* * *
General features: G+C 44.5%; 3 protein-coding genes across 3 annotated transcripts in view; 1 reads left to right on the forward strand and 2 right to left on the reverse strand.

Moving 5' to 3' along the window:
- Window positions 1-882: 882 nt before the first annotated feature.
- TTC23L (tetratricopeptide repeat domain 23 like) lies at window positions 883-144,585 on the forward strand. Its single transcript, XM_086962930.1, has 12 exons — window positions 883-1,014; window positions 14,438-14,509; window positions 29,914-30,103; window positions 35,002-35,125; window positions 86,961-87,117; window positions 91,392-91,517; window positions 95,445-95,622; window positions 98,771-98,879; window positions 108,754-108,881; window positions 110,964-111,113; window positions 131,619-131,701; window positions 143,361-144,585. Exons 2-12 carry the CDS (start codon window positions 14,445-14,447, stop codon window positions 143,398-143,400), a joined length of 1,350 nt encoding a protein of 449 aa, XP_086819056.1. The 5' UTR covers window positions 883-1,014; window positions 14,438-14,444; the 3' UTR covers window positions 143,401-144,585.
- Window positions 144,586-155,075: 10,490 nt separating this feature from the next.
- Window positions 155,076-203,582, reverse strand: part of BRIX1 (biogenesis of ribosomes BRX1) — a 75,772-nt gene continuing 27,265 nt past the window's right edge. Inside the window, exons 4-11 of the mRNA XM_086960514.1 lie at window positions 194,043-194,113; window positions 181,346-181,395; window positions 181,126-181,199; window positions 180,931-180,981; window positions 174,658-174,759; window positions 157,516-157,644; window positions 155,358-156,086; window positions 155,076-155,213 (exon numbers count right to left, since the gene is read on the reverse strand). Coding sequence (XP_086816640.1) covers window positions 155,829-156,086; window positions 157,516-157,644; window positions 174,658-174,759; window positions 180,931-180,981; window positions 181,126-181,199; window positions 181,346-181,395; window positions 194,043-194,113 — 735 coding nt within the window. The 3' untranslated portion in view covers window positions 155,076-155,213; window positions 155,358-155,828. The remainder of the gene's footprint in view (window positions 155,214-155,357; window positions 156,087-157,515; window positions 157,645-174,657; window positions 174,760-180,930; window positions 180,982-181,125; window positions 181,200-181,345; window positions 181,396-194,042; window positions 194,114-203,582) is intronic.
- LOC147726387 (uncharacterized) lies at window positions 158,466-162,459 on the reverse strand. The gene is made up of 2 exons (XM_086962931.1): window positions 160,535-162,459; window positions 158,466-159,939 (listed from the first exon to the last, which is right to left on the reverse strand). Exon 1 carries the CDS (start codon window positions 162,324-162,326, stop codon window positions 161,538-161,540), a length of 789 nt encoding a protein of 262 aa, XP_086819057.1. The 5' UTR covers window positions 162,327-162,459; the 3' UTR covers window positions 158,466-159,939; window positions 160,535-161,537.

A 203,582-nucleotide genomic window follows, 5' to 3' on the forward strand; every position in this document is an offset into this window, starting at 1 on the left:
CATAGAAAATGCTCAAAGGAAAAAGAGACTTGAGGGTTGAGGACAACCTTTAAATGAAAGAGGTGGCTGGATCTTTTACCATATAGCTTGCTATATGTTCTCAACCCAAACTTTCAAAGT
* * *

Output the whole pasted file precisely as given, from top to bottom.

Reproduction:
General features: G+C 44.5%; 3 protein-coding genes across 3 annotated transcripts in view; 1 reads left to right on the forward strand and 2 right to left on the reverse strand.

Moving 5' to 3' along the window:
- Window positions 1-882: 882 nt before the first annotated feature.
- TTC23L (tetratricopeptide repeat domain 23 like) lies at window positions 883-144,585 on the forward strand. Its single transcript, XM_086962930.1, has 12 exons — window positions 883-1,014; window positions 14,438-14,509; window positions 29,914-30,103; window positions 35,002-35,125; window positions 86,961-87,117; window positions 91,392-91,517; window positions 95,445-95,622; window positions 98,771-98,879; window positions 108,754-108,881; window positions 110,964-111,113; window positions 131,619-131,701; window positions 143,361-144,585. Exons 2-12 carry the CDS (start codon window positions 14,445-14,447, stop codon window positions 143,398-143,400), a joined length of 1,350 nt encoding a protein of 449 aa, XP_086819056.1. The 5' UTR covers window positions 883-1,014; window positions 14,438-14,444; the 3' UTR covers window positions 143,401-144,585.
- Window positions 144,586-155,075: 10,490 nt separating this feature from the next.
- Window positions 155,076-203,582, reverse strand: part of BRIX1 (biogenesis of ribosomes BRX1) — a 75,772-nt gene continuing 27,265 nt past the window's right edge. Inside the window, exons 4-11 of the mRNA XM_086960514.1 lie at window positions 194,043-194,113; window positions 181,346-181,395; window positions 181,126-181,199; window positions 180,931-180,981; window positions 174,658-174,759; window positions 157,516-157,644; window positions 155,358-156,086; window positions 155,076-155,213 (exon numbers count right to left, since the gene is read on the reverse strand). Coding sequence (XP_086816640.1) covers window positions 155,829-156,086; window positions 157,516-157,644; window positions 174,658-174,759; window positions 180,931-180,981; window positions 181,126-181,199; window positions 181,346-181,395; window positions 194,043-194,113 — 735 coding nt within the window. The 3' untranslated portion in view covers window positions 155,076-155,213; window positions 155,358-155,828. The remainder of the gene's footprint in view (window positions 155,214-155,357; window positions 156,087-157,515; window positions 157,645-174,657; window positions 174,760-180,930; window positions 180,982-181,125; window positions 181,200-181,345; window positions 181,396-194,042; window positions 194,114-203,582) is intronic.
- LOC147726387 (uncharacterized) lies at window positions 158,466-162,459 on the reverse strand. The gene is made up of 2 exons (XM_086962931.1): window positions 160,535-162,459; window positions 158,466-159,939 (listed from the first exon to the last, which is right to left on the reverse strand). Exon 1 carries the CDS (start codon window positions 162,324-162,326, stop codon window positions 161,538-161,540), a length of 789 nt encoding a protein of 262 aa, XP_086819057.1. The 5' UTR covers window positions 162,327-162,459; the 3' UTR covers window positions 158,466-159,939; window positions 160,535-161,537.

A 203,582-nucleotide genomic window follows, 5' to 3' on the forward strand; every position in this document is an offset into this window, starting at 1 on the left:
CATAGAAAATGCTCAAAGGAAAAAGAGACTTGAGGGTTGAGGACAACCTTTAAATGAAAGAGGTGGCTGGATCTTTTACCATATAGCTTGCTATATGTTCTCAACCCAAACTTTCAAAGT